Accessibility setting


Select language

Skip to secondary menu

Skip to table of contents

Skip to content

Jehovah’s Witnesses



Did You Know?

Did You Know?

What were the aloes that were used in Bible times?

Aloes came from the Agarwood tree

The Bible says that aloes were used to perfume garments and beds. (Psalm 45:8; Proverbs 7:17; Song of Solomon 4:14) The aloes of the Bible likely came from Agarwood (a species of Aquilaria). As the wood decays, it secretes fragrant oil and resin. The wood was ground into a powder, which was then sold as “aloes.”

The Bible compares the tents of Israel to “aloes that Jehovah has planted.” (Numbers 24:5, 6) This may refer to the shape of the Agarwood tree, which can reach a height of about 100 feet (30 m) and spreads outward. Although this tree is not found in modern Israel, A Dictionary of the Bible states that “there is nothing to forbid the idea that this and other trees not now known in [the region] were cultivated in the then wealthy and populous Jordan Valley.”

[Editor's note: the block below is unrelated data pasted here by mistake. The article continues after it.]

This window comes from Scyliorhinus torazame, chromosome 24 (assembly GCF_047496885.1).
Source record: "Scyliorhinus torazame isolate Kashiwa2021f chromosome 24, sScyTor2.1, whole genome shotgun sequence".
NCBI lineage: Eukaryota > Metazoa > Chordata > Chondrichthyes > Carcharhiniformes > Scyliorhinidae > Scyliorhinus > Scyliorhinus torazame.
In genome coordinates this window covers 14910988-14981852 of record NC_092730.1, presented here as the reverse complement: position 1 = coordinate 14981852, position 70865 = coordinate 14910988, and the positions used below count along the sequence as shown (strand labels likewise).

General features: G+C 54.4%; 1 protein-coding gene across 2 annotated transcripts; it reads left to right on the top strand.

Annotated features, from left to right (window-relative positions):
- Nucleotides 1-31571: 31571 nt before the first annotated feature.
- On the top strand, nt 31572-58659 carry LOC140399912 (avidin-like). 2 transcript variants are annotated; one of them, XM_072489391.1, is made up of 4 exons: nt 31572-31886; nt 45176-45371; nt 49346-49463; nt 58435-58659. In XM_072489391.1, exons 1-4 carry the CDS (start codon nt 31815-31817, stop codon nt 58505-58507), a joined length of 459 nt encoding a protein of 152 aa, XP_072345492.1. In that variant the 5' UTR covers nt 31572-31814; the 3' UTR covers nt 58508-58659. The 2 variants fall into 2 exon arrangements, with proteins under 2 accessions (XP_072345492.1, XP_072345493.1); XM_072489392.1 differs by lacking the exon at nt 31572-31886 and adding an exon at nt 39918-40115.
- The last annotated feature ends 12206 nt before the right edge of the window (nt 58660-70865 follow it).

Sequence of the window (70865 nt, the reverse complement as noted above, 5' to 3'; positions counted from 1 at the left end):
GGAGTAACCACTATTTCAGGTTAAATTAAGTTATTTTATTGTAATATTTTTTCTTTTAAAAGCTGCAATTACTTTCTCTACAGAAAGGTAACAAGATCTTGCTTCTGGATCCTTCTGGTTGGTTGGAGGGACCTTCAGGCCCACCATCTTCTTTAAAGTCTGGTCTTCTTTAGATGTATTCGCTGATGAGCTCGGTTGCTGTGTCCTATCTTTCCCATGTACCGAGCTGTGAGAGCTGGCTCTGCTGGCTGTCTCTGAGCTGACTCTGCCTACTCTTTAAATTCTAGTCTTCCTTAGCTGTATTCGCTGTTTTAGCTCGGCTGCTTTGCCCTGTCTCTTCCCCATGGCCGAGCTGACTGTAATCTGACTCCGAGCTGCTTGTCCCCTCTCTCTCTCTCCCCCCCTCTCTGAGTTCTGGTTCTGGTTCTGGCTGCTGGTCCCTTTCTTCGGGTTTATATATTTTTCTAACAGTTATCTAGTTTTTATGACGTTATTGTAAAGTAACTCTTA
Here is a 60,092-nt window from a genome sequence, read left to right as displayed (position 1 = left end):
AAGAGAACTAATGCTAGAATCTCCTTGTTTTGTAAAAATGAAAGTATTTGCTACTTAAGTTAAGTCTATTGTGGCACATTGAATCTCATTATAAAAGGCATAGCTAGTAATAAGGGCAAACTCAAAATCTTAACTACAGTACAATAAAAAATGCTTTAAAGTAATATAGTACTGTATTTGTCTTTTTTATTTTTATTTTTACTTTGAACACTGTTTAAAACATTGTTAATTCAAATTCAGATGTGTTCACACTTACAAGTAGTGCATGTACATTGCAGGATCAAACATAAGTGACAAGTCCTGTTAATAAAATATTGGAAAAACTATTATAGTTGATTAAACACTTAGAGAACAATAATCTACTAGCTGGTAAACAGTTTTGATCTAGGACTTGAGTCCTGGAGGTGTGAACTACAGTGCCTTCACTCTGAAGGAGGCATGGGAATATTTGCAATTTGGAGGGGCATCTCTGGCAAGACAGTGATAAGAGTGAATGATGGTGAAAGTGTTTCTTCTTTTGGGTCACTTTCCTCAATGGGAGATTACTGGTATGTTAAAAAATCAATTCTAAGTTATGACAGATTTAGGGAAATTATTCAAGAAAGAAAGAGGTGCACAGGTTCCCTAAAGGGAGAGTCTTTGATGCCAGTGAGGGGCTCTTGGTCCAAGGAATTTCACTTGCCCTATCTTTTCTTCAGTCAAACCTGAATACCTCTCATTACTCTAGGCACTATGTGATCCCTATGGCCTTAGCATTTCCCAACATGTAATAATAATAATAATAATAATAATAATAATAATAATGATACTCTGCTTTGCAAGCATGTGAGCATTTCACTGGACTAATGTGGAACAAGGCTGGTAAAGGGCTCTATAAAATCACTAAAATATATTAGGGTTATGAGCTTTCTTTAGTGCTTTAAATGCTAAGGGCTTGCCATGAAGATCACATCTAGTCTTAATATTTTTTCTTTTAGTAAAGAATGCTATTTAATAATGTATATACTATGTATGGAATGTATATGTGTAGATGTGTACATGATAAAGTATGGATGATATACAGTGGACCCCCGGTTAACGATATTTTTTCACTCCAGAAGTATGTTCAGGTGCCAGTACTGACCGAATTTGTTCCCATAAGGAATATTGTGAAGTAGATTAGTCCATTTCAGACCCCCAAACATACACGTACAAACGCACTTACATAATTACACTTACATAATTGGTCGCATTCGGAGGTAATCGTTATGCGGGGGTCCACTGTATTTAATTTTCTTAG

What offerings were acceptable at the temple in Jerusalem?

This clay seal from the temple in Jerusalem is about 2,000 years old

God’s Law stated that all the sacrifices offered at the temple were to be of the best quality possible. God would not accept blemished sacrifices. (Exodus 23:19; Leviticus 22:21-24) According to the first-century C.E. Jewish writer Philo, priests at that time scrutinized animals “from head to foot” to ensure that they were sound in all respects and “without spot or defect of any kind.”

Scholar E. P. Sanders states that possibly the temple officials “authorized reliable sellers of sacrificial victims to sell only animals and birds that priests had previously inspected. In this case, the seller would have to give the buyer some kind of chit, indicating that the victim was unblemished.”

In 2011, archaeologists found just such a chit, or token, in the vicinity of the temple—a coin-size clay seal dating from between the first century B.C.E. and 70 C.E. Its two-word Aramaic inscription has been rendered “Pure for God.” It is thought that temple officials would have attached such tokens to products for ritual use or to animals intended for sacrifice.